Celsius and Alex Mashinsky Sued by Multiple U.S. Regulators

  • The U.S. SEC, CFTC, and FTC have all filed separate lawsuits against bankrupt crypto lender Celsius and its former CEO Alex Mashinsky, charging them with multiple counts of fraud.
  • Mashinsky was also arrested in New York on Thursday, and later charged by the Department of Justice with securities fraud, commodities fraud, and wire fraud.

Former Celsius CEO Alex Mashinsky on Centre Stage during day three of Web Summit, Lisbon, Portugal, 4 November 2021.Piaras Ó Mídheach/Web Summit via Sportsfile/Flickr

The U.S. Securities and Exchange Commission (SEC), Commodity Futures Trading Commission (CFTC), and Federal Trade Commission (FTC) filed separate lawsuits against Celsius and its co-founder and former CEO, Alex Mashinsky, on 13 July.

The former CEO was also arrested in New York, and indicted by the Department of Justice (DoJ) following a probe into Celsius’ collapse, Bloomberg reported on Thursday. According to the DoJ indictment, Mashinsky and other Celsius executives were charged with seven counts, including fraud, commodities fraud, wire fraud, and conspiracy to manipulate the price of Celsius’ own token, CEL.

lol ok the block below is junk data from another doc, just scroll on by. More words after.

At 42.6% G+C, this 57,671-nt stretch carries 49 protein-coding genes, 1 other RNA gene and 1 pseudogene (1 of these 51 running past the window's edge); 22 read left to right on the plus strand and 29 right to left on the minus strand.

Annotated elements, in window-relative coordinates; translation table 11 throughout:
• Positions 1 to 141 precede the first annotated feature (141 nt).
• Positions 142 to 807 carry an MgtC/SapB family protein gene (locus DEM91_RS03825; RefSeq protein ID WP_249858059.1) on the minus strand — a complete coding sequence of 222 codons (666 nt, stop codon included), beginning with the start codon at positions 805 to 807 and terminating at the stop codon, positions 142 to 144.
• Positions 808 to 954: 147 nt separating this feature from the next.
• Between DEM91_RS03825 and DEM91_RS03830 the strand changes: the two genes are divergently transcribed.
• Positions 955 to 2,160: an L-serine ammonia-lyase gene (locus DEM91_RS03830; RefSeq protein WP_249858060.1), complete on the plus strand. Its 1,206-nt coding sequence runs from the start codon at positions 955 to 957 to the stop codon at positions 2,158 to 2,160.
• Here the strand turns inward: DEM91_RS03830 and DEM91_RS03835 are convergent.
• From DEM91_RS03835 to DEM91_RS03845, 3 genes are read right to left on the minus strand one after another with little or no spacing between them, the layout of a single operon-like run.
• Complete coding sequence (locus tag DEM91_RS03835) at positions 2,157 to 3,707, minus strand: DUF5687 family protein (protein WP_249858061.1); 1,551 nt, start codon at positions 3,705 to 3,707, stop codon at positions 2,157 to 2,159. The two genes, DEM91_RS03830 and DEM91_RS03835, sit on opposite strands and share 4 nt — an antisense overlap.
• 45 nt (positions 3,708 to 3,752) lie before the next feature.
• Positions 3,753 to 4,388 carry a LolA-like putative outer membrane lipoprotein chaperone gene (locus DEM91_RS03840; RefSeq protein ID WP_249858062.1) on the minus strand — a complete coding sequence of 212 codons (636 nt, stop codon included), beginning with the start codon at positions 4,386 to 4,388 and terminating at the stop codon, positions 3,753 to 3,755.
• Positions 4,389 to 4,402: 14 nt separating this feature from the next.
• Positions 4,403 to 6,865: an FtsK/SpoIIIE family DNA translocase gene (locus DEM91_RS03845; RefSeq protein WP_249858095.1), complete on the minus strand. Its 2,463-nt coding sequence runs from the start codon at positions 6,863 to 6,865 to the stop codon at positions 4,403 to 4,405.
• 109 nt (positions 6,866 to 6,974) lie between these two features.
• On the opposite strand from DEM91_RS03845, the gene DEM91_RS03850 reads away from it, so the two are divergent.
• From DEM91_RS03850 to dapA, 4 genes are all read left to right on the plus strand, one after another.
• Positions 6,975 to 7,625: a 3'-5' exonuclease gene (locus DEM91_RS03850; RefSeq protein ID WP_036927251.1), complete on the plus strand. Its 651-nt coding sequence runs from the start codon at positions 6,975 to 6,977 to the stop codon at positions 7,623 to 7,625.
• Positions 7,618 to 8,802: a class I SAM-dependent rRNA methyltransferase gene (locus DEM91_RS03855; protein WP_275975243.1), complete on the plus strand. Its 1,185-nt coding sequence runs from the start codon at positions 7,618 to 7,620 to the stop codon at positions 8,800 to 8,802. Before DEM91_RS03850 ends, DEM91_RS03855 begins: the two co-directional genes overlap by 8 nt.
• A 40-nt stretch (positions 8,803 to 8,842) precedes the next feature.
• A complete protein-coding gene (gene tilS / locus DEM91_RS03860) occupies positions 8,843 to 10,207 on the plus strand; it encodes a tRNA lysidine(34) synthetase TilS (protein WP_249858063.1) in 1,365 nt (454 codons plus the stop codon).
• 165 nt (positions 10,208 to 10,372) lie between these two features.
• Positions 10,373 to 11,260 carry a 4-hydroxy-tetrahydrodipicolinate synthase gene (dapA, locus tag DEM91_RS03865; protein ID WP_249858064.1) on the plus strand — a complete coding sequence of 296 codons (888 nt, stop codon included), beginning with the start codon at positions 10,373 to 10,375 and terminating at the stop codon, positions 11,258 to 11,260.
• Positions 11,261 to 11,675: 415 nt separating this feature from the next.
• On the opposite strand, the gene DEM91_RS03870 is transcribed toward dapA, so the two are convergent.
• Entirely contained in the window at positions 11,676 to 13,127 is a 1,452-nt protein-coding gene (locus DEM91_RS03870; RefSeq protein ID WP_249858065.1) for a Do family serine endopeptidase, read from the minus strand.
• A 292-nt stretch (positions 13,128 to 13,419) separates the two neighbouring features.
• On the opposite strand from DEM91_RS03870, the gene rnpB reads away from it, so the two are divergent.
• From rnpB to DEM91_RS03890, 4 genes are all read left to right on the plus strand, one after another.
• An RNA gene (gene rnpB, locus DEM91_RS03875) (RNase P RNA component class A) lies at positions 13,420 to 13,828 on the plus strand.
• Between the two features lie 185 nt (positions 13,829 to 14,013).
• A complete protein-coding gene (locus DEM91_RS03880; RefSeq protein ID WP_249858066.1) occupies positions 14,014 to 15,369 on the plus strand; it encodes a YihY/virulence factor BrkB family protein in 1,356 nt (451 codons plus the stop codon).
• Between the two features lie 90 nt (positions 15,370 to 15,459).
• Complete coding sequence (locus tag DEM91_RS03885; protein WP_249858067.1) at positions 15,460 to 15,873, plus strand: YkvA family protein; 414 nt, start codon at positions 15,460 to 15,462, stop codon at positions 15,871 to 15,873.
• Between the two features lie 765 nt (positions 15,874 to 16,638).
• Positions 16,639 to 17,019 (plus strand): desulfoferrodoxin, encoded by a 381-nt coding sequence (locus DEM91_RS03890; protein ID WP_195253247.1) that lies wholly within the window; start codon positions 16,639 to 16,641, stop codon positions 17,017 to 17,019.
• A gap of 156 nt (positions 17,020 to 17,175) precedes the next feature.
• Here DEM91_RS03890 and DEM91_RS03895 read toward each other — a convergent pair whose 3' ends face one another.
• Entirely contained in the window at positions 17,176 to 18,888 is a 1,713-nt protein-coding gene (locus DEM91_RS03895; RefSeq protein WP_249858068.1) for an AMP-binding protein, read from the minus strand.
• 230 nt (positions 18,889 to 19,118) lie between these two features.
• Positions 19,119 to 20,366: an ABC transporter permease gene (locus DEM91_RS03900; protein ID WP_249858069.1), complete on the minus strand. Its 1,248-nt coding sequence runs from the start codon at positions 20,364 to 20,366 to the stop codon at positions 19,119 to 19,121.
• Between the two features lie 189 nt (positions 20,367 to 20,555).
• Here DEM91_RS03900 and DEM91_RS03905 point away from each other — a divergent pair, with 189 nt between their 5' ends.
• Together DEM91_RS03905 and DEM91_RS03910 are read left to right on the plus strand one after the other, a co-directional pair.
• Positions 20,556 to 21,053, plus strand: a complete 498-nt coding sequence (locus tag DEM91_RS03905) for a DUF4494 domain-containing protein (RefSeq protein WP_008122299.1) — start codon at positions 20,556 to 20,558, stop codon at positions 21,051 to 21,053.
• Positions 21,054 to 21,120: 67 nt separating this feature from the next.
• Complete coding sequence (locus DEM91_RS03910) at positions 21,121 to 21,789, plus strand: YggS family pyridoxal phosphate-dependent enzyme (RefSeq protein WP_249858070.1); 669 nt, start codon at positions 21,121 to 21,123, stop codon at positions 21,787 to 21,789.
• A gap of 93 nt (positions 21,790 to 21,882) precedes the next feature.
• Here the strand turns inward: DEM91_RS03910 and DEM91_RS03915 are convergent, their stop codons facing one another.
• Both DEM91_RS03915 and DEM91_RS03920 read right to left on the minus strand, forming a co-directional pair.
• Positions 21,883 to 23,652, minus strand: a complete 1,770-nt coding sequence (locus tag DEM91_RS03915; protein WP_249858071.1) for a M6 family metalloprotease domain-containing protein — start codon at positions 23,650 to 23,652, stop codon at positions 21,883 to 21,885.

The U.S. SEC accused the crypto lender and its former CEO of securities fraud, claiming that CEL and Celsius’ Earn product constituted securities. The regulator argued that Celsius and Mashinsky publicly misrepresented “significant financial events and the financial condition of the company” from the start of the CEL initial coin offering (ICO) in 2018 up until “days before Celsius halted customer withdrawals”.

Similar to the SEC, The CFTC’s complaint accused the two of engaging in a scheme to “defraud hundreds of thousands of customers” by mispresenting the safety and profitability of the Celsius platform. The CFTC alleged that the bankrpt crypto lender violated federal commodities regulations, committed fraud, and failed to register with the regulator.

The FTC’s lawsuit accused Mashinsky and other former executives of tricking consumers into transferring their crypto assets to the platform by falsely claiming that “Celsius maintained sufficient reserves to meet customer obligations”. The regulator also claimed the company had violated the Federal Trade Commission Act “in connection with the marketing and sale of cryptocurrency lending and custody services”.

The FTC later announced it had issued a $4.7 billion fine against the bankrupt crypto lender, but assured investors that the judgement will be suspended to allow Celsius to return its remaining assets to consumers in bankruptcy proceedings. The regulator further noted that Celsius and its affiliate companies will be permanently banned from “offering, marketing, or promoting any product or service that could be used to deposit, exchange, invest, or withdraw any assets”.

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October 3, 2023, 12:18 PM


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